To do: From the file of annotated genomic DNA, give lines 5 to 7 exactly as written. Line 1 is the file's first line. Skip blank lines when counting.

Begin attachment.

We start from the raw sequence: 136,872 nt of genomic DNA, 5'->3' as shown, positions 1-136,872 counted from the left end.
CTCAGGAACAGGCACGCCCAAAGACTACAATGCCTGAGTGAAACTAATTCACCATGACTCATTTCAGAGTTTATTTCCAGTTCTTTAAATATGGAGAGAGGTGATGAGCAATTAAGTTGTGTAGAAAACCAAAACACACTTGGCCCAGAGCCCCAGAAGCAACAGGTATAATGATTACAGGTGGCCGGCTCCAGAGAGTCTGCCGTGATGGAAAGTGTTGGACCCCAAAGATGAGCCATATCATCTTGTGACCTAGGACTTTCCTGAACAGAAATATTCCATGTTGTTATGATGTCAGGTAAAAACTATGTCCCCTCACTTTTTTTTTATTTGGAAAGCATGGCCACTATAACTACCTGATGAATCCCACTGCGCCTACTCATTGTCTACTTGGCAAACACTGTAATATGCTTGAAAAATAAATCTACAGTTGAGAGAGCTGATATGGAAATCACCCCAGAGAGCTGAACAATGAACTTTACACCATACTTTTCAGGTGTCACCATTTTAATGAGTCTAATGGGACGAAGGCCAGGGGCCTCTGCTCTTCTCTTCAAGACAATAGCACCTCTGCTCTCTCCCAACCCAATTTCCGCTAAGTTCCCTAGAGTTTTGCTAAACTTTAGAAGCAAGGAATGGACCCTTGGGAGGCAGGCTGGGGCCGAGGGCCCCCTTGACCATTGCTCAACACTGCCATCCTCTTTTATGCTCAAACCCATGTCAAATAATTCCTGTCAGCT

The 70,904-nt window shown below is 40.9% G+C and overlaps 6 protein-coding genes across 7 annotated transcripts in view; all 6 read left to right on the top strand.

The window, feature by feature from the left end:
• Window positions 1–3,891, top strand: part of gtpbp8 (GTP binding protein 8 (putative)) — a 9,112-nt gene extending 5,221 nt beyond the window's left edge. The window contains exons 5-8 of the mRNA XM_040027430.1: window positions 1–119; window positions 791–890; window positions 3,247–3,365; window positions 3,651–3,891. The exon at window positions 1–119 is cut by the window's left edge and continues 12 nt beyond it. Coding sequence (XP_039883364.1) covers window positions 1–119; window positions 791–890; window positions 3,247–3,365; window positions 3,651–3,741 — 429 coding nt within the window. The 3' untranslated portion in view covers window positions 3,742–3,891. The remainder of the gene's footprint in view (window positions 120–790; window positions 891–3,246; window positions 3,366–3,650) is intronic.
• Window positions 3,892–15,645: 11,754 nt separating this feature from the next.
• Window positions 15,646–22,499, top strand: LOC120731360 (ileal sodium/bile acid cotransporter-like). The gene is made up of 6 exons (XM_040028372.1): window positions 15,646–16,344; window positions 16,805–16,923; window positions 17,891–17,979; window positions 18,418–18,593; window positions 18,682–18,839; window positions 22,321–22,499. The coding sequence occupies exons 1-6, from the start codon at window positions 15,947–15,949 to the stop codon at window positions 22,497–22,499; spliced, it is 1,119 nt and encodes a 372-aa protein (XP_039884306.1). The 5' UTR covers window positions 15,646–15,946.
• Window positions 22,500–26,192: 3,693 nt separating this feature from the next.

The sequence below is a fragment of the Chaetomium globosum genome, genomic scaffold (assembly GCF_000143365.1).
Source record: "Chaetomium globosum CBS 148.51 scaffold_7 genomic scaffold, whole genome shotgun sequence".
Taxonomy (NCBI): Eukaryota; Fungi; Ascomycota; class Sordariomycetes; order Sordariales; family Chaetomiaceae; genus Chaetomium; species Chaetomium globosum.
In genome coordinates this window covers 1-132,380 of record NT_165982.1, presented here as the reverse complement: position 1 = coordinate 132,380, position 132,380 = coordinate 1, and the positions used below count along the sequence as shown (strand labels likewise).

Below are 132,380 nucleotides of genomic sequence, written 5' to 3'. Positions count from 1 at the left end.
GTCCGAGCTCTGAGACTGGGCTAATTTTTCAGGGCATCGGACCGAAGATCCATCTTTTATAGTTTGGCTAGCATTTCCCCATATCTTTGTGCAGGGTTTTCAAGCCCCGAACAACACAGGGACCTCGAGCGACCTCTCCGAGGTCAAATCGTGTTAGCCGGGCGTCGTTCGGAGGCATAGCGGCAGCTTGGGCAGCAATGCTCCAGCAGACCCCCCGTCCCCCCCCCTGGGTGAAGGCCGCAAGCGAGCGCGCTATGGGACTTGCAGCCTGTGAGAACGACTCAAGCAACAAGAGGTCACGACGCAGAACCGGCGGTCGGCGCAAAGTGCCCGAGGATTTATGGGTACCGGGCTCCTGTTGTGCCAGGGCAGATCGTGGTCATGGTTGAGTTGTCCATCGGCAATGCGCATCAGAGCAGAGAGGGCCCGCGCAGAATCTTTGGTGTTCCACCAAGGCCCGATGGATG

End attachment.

• Window positions 1–3,891, top strand: part of gtpbp8 (GTP binding protein 8 (putative)) — a 9,112-nt gene extending 5,221 nt beyond the window's left edge. The window contains exons 5-8 of the mRNA XM_040027430.1: window positions 1–119; window positions 791–890; window positions 3,247–3,365; window positions 3,651–3,891. The exon at window positions 1–119 is cut by the window's left edge and continues 12 nt beyond it. Coding sequence (XP_039883364.1) covers window positions 1–119; window positions 791–890; window positions 3,247–3,365; window positions 3,651–3,741 — 429 coding nt within the window. The 3' untranslated portion in view covers window positions 3,742–3,891. The remainder of the gene's footprint in view (window positions 120–790; window positions 891–3,246; window positions 3,366–3,650) is intronic.
• Window positions 3,892–15,645: 11,754 nt separating this feature from the next.
• Window positions 15,646–22,499, top strand: LOC120731360 (ileal sodium/bile acid cotransporter-like). The gene is made up of 6 exons (XM_040028372.1): window positions 15,646–16,344; window positions 16,805–16,923; window positions 17,891–17,979; window positions 18,418–18,593; window positions 18,682–18,839; window positions 22,321–22,499. The coding sequence occupies exons 1-6, from the start codon at window positions 15,947–15,949 to the stop codon at window positions 22,497–22,499; spliced, it is 1,119 nt and encodes a 372-aa protein (XP_039884306.1). The 5' UTR covers window positions 15,646–15,946.